18 Signs You've Been On Tinder Too Long And Should Probably Take A Swipe Break And Examine Your Life Choices

All good things must come to an end and that includes our addiction to super non-committal dating apps included. After some time and an array of defining moments, it becomes clear: you've been on Tinder too long. When you first get going on the app, it's borderline addictive. Seriously, it combines some of the best aspects of life: Shopping without spending money, a complete lack of obligation, and babes. You get to cruise through photos of local hotties from the comfort of your own blanket fort without any expectation to pause your current snacking and Gossip Girl binge-watching. That sounds like the stuff of good dreams because it is — up until a certain point, at least. There is, despite what you might think, such a thing as too much Tinder.

Too much Tindering can be like too much queso dip. Initially, the first few swipes—of both the thumb and the corn chip—are so delicious that it's hard to imagine ever growing sick of it. But eventually, over-indulgence in both is inevitable, sure to earn you a stomachache and potentially, a temporarily jaded outlook on both Tex-Mex restaurants and dating. Not to fret, though. Sometimes a break is all we need for a rejuvenated attitude and a cleansed palate. Other times, it's probably best to call it quits and search for alternative solutions—like, I don't know...speaking to people in real life? Haha, okay, let's not be insane. OKCupid? Craigslist Missed Connections? That's all up to you when you decide enough signs are true that you've been on Tinder too long:

You upload Facebook defaults with purpose

You might catch yourself attending specific events or pursuing activities for the sole incentive of a good new Tinder photo. It's important to look social and fun! even though, deep down, you'd much prefer to stay in and sip pinot noir from your Minnie Mouse coffee mug. Because seriously? What else could motivate you to attend a flower crown-themed picnic? Answer: nothing, because that is an insane concept.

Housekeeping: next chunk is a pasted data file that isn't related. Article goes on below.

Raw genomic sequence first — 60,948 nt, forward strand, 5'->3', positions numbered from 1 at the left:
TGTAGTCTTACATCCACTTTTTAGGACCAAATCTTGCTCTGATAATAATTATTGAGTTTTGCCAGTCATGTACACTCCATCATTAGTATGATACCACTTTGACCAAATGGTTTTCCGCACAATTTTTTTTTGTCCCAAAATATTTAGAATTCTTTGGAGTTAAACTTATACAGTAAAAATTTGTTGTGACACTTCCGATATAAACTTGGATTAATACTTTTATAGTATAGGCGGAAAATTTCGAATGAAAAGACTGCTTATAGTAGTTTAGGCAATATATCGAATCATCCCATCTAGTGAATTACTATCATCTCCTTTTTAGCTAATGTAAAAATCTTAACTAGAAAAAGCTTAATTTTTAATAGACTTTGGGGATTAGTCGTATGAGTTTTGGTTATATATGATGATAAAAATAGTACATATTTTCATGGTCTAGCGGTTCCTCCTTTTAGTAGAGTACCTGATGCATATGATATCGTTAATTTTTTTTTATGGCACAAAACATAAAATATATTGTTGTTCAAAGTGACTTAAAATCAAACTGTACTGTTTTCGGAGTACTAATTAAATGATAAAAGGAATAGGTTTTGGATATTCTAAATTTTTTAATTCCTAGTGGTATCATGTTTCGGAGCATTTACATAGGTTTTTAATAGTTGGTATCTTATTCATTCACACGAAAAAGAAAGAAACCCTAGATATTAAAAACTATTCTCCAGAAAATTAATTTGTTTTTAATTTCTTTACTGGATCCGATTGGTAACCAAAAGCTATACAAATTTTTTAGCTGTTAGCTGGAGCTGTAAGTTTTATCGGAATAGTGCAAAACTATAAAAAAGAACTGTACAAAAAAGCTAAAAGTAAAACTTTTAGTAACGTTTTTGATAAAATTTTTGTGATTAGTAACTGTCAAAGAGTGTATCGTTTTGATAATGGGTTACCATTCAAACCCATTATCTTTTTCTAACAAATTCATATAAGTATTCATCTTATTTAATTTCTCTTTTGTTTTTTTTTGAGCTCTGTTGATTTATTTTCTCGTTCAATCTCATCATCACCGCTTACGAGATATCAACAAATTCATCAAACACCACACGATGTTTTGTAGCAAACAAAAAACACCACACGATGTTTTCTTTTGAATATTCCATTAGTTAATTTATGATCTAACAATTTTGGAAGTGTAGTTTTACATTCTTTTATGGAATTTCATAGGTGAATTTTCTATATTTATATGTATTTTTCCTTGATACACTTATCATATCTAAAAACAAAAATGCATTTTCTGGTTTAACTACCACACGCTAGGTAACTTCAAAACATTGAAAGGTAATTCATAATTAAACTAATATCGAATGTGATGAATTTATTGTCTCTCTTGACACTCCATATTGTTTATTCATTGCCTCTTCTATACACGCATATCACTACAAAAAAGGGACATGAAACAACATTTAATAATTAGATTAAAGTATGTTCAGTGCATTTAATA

You can now accurately surmise deal breakers just looking at someone's first photo

For example, a microphone means they're a comedian which means proceed with caution or not at all.

You don't actually believe that many people like NPR anymore

This seems to be the No. 1 shared interest, rivaled maybe only by Serial, Seamless, Obama, and It's Always Sunny In Philadelphia. But after enough back-and-forth with "fellow NPR fans" and meeting repeat, bummer malapropisms ("I LOVE 'All Stuff Considered'!!"), you wanna spearhead your local NPR station annual drive yourself. What a catastrophe.

You've developed quite the prowess for finding people's Instagram accounts

Not to mention a steady scrolling thumb that'd never accidentally double-tap a photo from 18 weeks ago.

You regularly recognize matches while out in the real world

And of course, you say nothing. You feel exposed without the protection of the Tinder interface for communication. Double those nerves if you've never actually exchanged messages on the app. The only time this was funny and not anxiety attack-inducing for me was the one time a match visited my former part-time retail gig with another woman. I asked how their day was going and she responded, "You knooow, bed day," before laughing, looking all blissed out. I replied, "Oh, I know," winking at the dude. I never spoke with him again but the satisfaction of this moment was worth it.

...And you also recognize matches' exes

If you not only can recognize people you've matched with on Tinder, but the co-stars of their photos, you know the creepery has gone too far. And if you have another round at the bar, you're dangerously close to divulging your detective work to this new friend-of-a-friend who is also a match's former flame. Things could get awkward really quickly once you get that deeply entangled in the Tinder social web.

You've nailed the two-minute oral life history